Reviews / September 2014 (Issue 25)

To Love and to Hold, Or to Write and Let Go? Jeremy Fernando's On Fidelity

by Joel Gn


Jeremy Fernando, On Fidelity; Or, Will You Still Love Me Tomorrow..., Atropos Press, 2014, 118 pgs.


It has been some years since I wrote what I believe to be my last love letter. Concerning this matter, I am neither able to recall its contents, nor know anything about the person to whom it was addressed, despite being aware that a letter was given to her and no other. As such, this lack of knowledge concerning an alleged beloved does not mean that I would fail to recognise the person during a chance encounter, but the passing of a seemingly romantic endeavour compels me to take the letter back, for the very reason that I can no longer stand by or mean what I have, or thought I have said.

But this particular memory would not have surfaced if not for reading Jeremy Fernando’s subtle work, On Fidelity; Or, Will You still Love Me Tomorrow…. Opening with the preamble of an affirmation—or a "yes" that fundamentally undoes the primacy of individuation in order to open the possibilities that language unfolds in relation to the other—Fernando’s elegant exposition on relationality deftly claims that the enunciation of the first person or the "I" already takes place in the reading of another "I," thus invoking the notion that one has encountered and is affected by another in the act of reading. Reading, in Fernando’s terms, is both holding on and letting go, a moment where what is grasped or captured is brought forth by that which has been given away and renounced.

And it is on this note that all reading becomes, as it were, an act of love, for if the expression of love—to use Fernando’s language—refers to an "utterance of relation," then reading also entails a call to respond, which in this case is not to foreclose or render an answer, but to be open to or in relation with the otherness of the text itself. Be it the warm hospitality of friendship or the tensions of a close struggle, words continue to traverse a relation by keeping a distance, which is to say that even as the author is never able to stand apart from the words in the letter, it is these very same words that are the only means for the reader to meet and get in touch with the author. Fernando’s own exploration of relationality thus resonates with the lesson given by Diotima to Socrates, where love is the spirit that conveys and interprets messages between the gods and humans, amid the absence of direct contact between them.[1]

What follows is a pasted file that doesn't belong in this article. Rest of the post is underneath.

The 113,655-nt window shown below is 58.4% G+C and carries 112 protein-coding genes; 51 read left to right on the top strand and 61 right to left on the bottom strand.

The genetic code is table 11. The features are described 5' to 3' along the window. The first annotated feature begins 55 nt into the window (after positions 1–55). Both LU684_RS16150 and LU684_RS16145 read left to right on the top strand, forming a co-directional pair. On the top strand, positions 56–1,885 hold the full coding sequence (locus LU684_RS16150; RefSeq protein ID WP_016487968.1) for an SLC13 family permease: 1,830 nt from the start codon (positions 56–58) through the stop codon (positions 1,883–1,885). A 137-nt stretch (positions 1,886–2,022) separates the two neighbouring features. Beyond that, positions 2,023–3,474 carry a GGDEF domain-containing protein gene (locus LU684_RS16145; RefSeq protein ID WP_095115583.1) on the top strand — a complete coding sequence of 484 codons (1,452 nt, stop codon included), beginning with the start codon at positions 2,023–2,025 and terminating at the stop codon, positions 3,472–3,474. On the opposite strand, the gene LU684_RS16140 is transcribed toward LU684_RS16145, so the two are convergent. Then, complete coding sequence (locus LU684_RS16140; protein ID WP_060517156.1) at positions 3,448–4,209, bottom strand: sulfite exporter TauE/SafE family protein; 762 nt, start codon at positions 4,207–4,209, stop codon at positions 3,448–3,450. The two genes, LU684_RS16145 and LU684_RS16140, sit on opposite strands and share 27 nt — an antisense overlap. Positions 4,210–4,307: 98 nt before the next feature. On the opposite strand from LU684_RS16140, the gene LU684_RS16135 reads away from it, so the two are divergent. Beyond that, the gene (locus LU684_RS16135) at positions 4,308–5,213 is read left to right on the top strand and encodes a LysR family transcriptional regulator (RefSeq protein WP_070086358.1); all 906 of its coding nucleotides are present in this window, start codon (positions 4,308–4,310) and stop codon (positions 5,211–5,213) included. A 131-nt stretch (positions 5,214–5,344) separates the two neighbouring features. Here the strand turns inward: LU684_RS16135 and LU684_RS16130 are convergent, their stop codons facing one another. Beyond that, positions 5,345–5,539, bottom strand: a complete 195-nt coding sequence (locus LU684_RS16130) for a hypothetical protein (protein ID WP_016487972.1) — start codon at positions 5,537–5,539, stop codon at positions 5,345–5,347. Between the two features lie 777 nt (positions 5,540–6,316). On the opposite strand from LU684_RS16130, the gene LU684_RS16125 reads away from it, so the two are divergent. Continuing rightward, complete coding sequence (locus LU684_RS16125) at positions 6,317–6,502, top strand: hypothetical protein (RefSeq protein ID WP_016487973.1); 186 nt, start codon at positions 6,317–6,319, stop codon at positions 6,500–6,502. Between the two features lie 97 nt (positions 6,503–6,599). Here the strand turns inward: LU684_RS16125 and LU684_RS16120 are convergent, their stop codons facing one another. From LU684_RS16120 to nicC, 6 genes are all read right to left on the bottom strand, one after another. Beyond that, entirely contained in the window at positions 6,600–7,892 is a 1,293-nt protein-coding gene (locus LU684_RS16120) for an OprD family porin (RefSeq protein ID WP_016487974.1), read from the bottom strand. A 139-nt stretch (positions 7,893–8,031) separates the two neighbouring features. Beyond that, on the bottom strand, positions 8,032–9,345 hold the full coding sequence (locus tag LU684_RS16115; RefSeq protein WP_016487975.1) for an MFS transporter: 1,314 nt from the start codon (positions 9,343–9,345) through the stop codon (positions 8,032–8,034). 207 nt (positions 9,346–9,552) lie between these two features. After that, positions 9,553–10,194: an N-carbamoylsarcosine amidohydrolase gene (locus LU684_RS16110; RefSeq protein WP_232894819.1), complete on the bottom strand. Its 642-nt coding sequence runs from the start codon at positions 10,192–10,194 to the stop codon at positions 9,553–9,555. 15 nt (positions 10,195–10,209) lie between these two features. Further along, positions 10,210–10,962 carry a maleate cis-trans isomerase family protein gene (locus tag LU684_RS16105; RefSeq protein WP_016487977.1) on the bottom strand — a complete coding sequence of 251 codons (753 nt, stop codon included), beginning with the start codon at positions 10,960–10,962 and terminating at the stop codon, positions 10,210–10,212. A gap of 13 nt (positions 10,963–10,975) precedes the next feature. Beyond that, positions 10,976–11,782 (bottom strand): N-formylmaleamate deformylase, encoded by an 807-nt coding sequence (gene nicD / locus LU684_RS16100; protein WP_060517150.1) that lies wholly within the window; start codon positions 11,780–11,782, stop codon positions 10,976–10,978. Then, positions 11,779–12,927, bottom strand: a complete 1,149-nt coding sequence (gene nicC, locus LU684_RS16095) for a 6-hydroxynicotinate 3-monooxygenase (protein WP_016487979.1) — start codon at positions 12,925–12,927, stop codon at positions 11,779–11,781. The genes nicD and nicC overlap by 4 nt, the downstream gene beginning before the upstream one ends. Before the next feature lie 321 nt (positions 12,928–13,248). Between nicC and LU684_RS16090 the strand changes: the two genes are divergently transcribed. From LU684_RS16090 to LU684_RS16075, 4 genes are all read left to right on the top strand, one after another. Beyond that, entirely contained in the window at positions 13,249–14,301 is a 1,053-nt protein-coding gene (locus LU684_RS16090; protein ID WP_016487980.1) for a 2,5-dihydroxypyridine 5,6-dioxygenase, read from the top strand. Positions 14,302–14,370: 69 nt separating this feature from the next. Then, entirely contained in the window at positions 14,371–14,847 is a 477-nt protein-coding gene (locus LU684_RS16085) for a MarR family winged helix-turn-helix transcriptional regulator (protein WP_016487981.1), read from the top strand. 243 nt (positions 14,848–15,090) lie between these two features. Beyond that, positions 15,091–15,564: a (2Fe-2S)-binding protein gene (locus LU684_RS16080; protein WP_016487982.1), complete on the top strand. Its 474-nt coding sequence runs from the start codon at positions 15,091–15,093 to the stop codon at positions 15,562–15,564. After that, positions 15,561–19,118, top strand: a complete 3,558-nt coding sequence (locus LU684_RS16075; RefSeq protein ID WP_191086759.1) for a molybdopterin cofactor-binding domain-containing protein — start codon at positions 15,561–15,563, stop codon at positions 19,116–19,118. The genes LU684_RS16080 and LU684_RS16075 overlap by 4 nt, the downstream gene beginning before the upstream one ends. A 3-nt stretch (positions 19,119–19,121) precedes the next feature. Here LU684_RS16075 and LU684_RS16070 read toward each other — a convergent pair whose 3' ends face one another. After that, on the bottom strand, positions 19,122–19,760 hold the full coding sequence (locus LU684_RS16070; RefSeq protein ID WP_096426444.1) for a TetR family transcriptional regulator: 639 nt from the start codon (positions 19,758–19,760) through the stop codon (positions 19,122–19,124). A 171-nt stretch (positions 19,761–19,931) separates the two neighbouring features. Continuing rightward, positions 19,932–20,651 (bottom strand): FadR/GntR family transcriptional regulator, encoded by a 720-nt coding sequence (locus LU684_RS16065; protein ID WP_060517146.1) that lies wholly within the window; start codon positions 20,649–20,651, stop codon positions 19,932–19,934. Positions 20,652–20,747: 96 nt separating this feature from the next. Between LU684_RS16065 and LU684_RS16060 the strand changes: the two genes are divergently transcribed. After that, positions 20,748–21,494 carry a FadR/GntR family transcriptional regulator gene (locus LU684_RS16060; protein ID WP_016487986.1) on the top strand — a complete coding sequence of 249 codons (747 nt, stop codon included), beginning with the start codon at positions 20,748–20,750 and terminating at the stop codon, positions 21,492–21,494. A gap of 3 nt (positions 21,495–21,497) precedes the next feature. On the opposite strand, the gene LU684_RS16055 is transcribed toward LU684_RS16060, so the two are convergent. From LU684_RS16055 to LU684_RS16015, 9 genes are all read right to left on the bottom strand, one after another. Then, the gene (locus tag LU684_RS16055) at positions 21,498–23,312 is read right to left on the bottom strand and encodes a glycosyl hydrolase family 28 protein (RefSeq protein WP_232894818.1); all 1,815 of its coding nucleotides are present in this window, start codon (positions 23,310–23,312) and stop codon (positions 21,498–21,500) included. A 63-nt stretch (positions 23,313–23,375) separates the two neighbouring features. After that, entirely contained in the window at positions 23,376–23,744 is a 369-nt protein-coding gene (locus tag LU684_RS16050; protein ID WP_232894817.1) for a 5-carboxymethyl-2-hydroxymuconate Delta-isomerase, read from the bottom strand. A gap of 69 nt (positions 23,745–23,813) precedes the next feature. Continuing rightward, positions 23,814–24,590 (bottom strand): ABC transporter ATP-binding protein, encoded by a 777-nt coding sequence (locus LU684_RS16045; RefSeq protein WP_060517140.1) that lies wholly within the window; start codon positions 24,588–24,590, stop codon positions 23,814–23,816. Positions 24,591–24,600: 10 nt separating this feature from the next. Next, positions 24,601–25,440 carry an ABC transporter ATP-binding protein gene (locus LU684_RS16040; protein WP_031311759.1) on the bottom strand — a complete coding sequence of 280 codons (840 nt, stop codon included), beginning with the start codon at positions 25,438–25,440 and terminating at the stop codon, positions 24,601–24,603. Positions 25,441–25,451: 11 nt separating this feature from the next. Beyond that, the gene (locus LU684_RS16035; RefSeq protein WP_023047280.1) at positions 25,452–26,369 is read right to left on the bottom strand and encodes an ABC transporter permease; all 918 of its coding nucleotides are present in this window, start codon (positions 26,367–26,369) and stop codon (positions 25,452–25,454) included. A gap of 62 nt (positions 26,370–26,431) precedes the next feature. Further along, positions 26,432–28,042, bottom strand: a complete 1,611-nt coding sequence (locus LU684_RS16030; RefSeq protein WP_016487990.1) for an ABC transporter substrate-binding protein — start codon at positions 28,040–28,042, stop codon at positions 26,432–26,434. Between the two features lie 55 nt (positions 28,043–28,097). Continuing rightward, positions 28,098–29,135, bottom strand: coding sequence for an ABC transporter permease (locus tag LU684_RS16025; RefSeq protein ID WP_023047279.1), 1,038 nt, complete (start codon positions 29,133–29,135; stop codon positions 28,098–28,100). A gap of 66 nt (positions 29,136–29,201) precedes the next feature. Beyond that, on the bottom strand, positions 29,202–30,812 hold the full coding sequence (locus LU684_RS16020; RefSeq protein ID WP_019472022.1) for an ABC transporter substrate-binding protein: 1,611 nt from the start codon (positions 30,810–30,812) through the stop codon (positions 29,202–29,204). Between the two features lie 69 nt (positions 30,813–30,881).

But this again leads us to the question of fidelity raised by Fernando, for while we do not doubt that words can capture the intention of one, such an intention is also subjected to the excess the words themselves bring, which implies that the repetition of the exact same words may very well not mean the same thing, or anything at all. This difference can perhaps account for the awkward sense of discomfort experienced during a meeting of parted lovers, where the memory of an exchange lingers, but there is no longer anyone to welcome or celebrate it. On the contrary, it is often after parting ways that one (such as I) yearns to take back and revoke all that was exchanged in a romantic event. The desire to have the written word returned is perhaps an abject reflection of our own failure to remain in faith with any utterance of love.

So it is against the inclination for a returned word that Fernando invites, even urges us to hold on to and thereby risk the promise of the other by letting go, in the sense that the words in every exchange may proceed from and go ahead of us. This is not to say that there should always be an object for us to be faithful to, since to have an object is to set a condition and to pre-determine who or what can be loved. Rather, it is to the excess of what is written and in broader terms the letter itself, that we can think of and experience fidelity. And, as Fernando aptly reminds us, this move involves a waiting, "where one is waiting for a name, without necessarily knowing whom or what this name corresponds to."

The test that Fernando offers the reader—and it is also one that surfaces in every act of reading—is a test of patience, where one is called not just to wait and see, but more importantly to wait and listen. By conceiving of fidelity as an aural quality, James Batcho’s interpretation of Fernando’s text in the afterword makes a profound note of love less as an object of sight than a voice in the darkness, for to see is to capture and control, whereas to make out what one hears in the dark is to interpret or read in blind faith.

Perhaps, Fernando’s On Fidelity offers some hope to a moribund love life such as mine. Yet, this hope is also an invitation to give away in writing and be blind to all conditions pronounced over the other. After all, writing is always an act of vulnerability, not just because our words will be assumed by the voice of another, but also for the fact that this assumption marks our own death in turn. On Fidelity therefore offers no recourse to reciprocated love; there is no safe space to find ourselves, or our words returned, since all we may ever do to find love is to let go and allow those words to relate in our stead. Yet, this relinquishing paradoxically incites us to hold fast to love itself, for it is in the act of love, or writing love that one may, if at all, partake of a meeting between the lover and the beloved.

And this has to begin with another love letter, even though I know not whom it is for.

[1] Plato. The Symposium, translated by Christopher Gill. London: Penguin, 2005: 48.

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